My Nonprofit Reviews
Review for Healing4Heroes™ Inc, Peachtree City, GA, USA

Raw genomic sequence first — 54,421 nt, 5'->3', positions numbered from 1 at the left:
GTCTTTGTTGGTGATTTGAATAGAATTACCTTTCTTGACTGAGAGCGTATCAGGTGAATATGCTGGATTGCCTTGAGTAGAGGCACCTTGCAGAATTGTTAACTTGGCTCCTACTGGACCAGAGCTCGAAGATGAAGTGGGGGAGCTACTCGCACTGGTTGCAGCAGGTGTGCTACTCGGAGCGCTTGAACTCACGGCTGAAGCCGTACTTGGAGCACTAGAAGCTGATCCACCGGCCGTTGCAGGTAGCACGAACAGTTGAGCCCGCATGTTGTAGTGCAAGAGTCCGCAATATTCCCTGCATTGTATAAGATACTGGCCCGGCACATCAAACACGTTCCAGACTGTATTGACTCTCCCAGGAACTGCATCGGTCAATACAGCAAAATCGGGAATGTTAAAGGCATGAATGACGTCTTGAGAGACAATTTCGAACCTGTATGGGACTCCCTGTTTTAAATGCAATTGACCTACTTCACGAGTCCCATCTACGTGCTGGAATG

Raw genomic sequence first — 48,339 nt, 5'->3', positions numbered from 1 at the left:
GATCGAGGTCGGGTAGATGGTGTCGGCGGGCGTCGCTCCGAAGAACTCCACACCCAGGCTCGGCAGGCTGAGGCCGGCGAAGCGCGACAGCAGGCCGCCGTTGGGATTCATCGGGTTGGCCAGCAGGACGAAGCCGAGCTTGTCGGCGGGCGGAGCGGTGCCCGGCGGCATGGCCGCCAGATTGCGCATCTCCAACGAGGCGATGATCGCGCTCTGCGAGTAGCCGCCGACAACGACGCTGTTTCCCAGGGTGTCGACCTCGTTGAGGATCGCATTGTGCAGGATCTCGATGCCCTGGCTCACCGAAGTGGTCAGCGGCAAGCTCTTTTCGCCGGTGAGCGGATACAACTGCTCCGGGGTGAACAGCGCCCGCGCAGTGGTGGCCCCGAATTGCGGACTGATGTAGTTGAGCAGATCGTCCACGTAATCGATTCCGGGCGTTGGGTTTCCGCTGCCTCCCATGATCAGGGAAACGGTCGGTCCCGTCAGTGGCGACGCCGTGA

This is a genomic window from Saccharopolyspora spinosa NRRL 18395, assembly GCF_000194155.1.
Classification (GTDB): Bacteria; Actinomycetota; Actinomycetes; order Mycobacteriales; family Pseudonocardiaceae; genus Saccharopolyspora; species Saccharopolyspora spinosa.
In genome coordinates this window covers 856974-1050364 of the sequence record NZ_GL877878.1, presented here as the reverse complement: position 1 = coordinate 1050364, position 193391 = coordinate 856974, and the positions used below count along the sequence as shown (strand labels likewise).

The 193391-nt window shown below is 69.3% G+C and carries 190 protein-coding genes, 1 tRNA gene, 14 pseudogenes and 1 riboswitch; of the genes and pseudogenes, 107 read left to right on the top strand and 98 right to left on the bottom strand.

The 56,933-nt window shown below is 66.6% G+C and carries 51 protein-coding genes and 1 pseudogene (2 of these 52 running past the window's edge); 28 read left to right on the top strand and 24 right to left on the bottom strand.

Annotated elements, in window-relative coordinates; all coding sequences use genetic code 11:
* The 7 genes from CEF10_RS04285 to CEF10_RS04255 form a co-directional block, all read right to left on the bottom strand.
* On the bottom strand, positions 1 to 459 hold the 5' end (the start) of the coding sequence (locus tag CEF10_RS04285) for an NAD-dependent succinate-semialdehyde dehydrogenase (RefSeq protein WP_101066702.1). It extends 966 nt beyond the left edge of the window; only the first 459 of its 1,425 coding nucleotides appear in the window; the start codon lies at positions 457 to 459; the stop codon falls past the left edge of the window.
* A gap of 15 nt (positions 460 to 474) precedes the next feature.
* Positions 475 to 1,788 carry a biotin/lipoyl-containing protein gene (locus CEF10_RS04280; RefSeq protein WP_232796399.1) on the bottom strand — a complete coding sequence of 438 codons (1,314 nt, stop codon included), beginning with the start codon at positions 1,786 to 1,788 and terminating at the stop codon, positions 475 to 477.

I'm a veteran of the highway, though not of military service. I was paralyzed during my first year in college. As a T6 paraplegic due to spinal cord injury in a car accident, I may not have experienced the trauma of active military duty in war, but I share the life-altering physical results of catastrophic injury that change everything we thought we knew about life. I would need to write several reviews or essays to express my admiration for this nonprofit organization, Healing4Heroes, President Piper, and its collaboration with TAO K9 Unleashed, Head Trainer Suzanne, and volunteers. I can't fathom the horrors and atrocities of war that our military members must've suffered. As a mere disabled civilian I felt like a stepchild in the program, but both Piper and Suzanne gave me full entitlement to it. In fact, they enlisted me. On my 6th "tour" of H4H duty, I've seen those two women warriors struggle, cry, scramble up (metaphorical) walls with few footholds, and haul their own exhausted bodies over invisible barriors--to keep this program available. They're stressed, overwhelmed and somehow they keep going, sanely and sensitively, FOR ALL H4-HEROES! They're HEROES helping heroes heal when the odds may seem stacked against them. They don't give up. They give all and then give more. They have hearts as big as the Grand Canyon and probably cried enough to fill the river that deepened it, tears of nonprofit frustration and tears of joy to witness what happens when their hard work pays off. To see unintended miracles like the guy whose war-wounded spirit showed on his face who was given a dog, Danny, that had already been passed over and given to someone else and given back in a day before finding his match. Danny, a "runner" if given the chance, didn't bolt when his new vet fainted; he stayed, licked his new best friend's face to wake him up! Instant bond. Everbody cried and that's when a foster mom or dad who keeps training a rejected but good dog cries the hardest. Something inexplicable happened between Danny-boy and his human. And real men cry. What about Ford, the half-grown puppy who got stuck in the engine of his namesake, a Ford pickup. For 3 days! Driving around! After being extricated and after 2 surgeries, the $6000 rescued dog was still the sweetest little boy after his ordeal, who turned out to be really smart too. A dog-owner in Suzanne's training class couldn't resist Ford, up for adoption. She trained him in a few basic commands within 15 minutes, and then took the eager Ford home to foster for a few days the week before H4H. Nobody expected him to be ready, to advance so quickly into the program, much less to be chosen. His brief foster mom brought him to the H4H day of the dogs where he incredibly met his new forever-mom. Another feisty, stubborn dog Hunter, passed over twice, something of a problem child but again, a basically good dog, finally met his match. These examples happened this past week during the last H4H training. Multiply these stories of wounded warriors and disabled civilians who partner with furry companions, who continue training their service dogs to help them navigate a scary world...and you've got the best symbiotic relationship between human and canine that opens doors previously slammed shut. Something magical happens in the intensity of H4H, like the acceptance and privacy of group therapy and canine responsiveness, that unconditional positive regard of dogs bonding with their humans and humans bonding with other humans. The disabled vets with invisible wounds and TBIs with cognitive difficulties suffer the most social discrimination. My wheelchair screams disability; although even paraplegics have invisible limitations, I don't think I'll hear the same ignorant questions some of our disabled veterans endure with service dogs who help them live more confidently and productively. These military people have a bond of sacrifice. Piper gives her life to help them. Suzanne gives hers to help Piper help them, too. The disabled civilians who stumble into the program after stumbling into it like stepchildren aren't talked about much. But I'm grateful to Piper and Suzanne's Teamwork on so many levels. My friends have assumed that because I seem independent and capable as a para that I don't need H4H. They've asked, "You don't really need a service dog!" questioning the validity of training. If I get this presumption from friends who know more of my hidden disabilities than stereotypes, I can imagine a walking vet's isolation and social anxiety. We civilians might walk around looking normal, limp or roll, with MS, Fibromyalgia, Lupus, Dibetes, Lyme disease, Epilepsy, PTSD, Bipolar Disorder, and TBIs with cognitive deficits. We may have been unfairly judged. As no para is simply paralyzed from the waist down, no two injuries are alike. But I can guess that anybody who experiences war in any capacity comes back scarred and wounded. I've seen these men and women gain confidence in being human again, in belonging. The volunteers and fosters and others, those who donate time and funding and resources who help us recover, all are special and necessary. I went to a poetry reading last night at GA Tech by myself after my literary friends flaked out. If I hadn't had my gifted service dog of 1.5 years-- after ruptured biceps and rotator cuffs, cancer surgery-chemo-radiation, after my husband left, after my mentally ill Asperger's kid CAN'T leave (yet)--if my husband hadn't gifted me with a puppy, Kai, a month before he abandoned us, I probably wouldn't have bothered to drive into Atlanta to see a past U.S. poet laureate read a funny poem about a dog. I might not have mustered the courage to go and hear the other two Pulitzer poets read Shakespearian sonnets & other spectacular poems either. I wouldn't have been a fully-privileged child of Healing4Hearoes because I'm nobody's hero, but I went to a poetry reading, dammit. I had watched a bunch of real heroes complete H4H with their service dogs, passing the Canine Good Citizen & public access test, the bittersweet end of another intense training. Instead of going to my regular Thur. night dog training class, I watched Billy Collins draw a dog on his latest book as he signed it for me. Nobody in dog training, Suzanne, knows that poetry is my other invisible disability and H4H, Piper, is an addiction! THANK YOU MORE THAN I CAN EXPRESS. Heroes who're just wishing on horses for a service dog, get off your waiting lists and get thee to H4H. It'll change your life, Shakespeare's promise (even if you don't know a sonnet from a sextet on a latrine).